These kinds of findings, and the policy extrapolated from them, make some feminists nervous. Miriam Zoila Perez, blogger and feminist activist, explains: "It's a slippery slope between noting trends along gender lines and making claims about how women's biology influences the way they make decisions. In reality, there is probably just as much variation within the gender categories as between them. Any statistical difference should be equated with society, not biology, and that isn't always distinguished in these kinds of reports."

The Council's report doesn't speculate on biological versus social sources for the gender differences in investment styles, nor does it assert that that risk-averse leadership is inherently good. Spar explains, "Women make financial decision differently than men do. They don't make them better. They don't make them worse. They make them differently."

And Maria Chrin, a Founder and Managing Partner of Circle Financial Group, explains: "What we have found is that the talent that women bring to the table is complimentary to a portfolio where there are already mangers who are willing to take a lot of risks." Those risk-taking managers, she attests after 20 years of experience interviewing the best and the brightest in the financial sector, tend to be men.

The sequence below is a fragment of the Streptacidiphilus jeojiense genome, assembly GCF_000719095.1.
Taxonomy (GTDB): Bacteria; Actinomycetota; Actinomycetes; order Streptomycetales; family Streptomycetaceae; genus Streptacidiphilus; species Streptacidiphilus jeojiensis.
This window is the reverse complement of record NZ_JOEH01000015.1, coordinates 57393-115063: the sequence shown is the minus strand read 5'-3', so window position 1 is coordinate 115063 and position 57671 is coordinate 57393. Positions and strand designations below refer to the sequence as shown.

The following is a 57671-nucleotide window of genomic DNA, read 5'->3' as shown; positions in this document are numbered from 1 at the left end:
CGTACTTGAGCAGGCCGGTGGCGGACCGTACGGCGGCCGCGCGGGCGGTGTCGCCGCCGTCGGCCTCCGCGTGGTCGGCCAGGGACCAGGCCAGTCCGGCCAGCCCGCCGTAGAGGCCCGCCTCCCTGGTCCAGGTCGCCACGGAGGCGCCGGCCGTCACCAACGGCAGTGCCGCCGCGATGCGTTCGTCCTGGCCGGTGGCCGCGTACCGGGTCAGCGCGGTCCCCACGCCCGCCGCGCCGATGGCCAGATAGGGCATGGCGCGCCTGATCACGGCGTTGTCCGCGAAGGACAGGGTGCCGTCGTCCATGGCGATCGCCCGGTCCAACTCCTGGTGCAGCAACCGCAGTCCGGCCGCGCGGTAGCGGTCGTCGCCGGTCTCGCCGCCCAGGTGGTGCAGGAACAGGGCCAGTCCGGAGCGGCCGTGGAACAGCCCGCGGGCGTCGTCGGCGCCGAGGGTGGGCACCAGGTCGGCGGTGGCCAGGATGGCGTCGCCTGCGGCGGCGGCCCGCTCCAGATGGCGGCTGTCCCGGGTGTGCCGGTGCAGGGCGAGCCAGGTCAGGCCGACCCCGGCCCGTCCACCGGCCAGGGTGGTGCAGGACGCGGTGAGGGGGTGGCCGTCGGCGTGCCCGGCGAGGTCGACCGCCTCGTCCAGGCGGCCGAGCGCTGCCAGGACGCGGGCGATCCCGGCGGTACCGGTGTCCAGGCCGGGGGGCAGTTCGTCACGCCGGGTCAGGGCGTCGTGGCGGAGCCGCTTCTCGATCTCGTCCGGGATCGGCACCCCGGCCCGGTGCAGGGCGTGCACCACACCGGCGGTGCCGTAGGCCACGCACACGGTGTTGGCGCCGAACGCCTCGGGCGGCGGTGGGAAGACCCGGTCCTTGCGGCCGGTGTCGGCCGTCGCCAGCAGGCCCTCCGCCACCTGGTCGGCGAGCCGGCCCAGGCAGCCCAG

Despite the anecdotal evidence and scientific studies, some may still doubt the notion that women are inherently less risk averse in their financial decision making, but few will argue that more diversity in our nation's financial companies isn't a critical next step in economic recovery. The National Council for Research on Women recommends a "critical mass principle"--recognizing that it isn't a token few women, but enough (often set at 30%) to truly change the culture within financial institutions, that is needed.

Jacki Zehner, the lead sponsor of the report and the President of the Jacquelyn and Gregory Zehner Foundation, explains, "It really bothers me that the people who were on the ship went it went down are the same people being put on the new ship."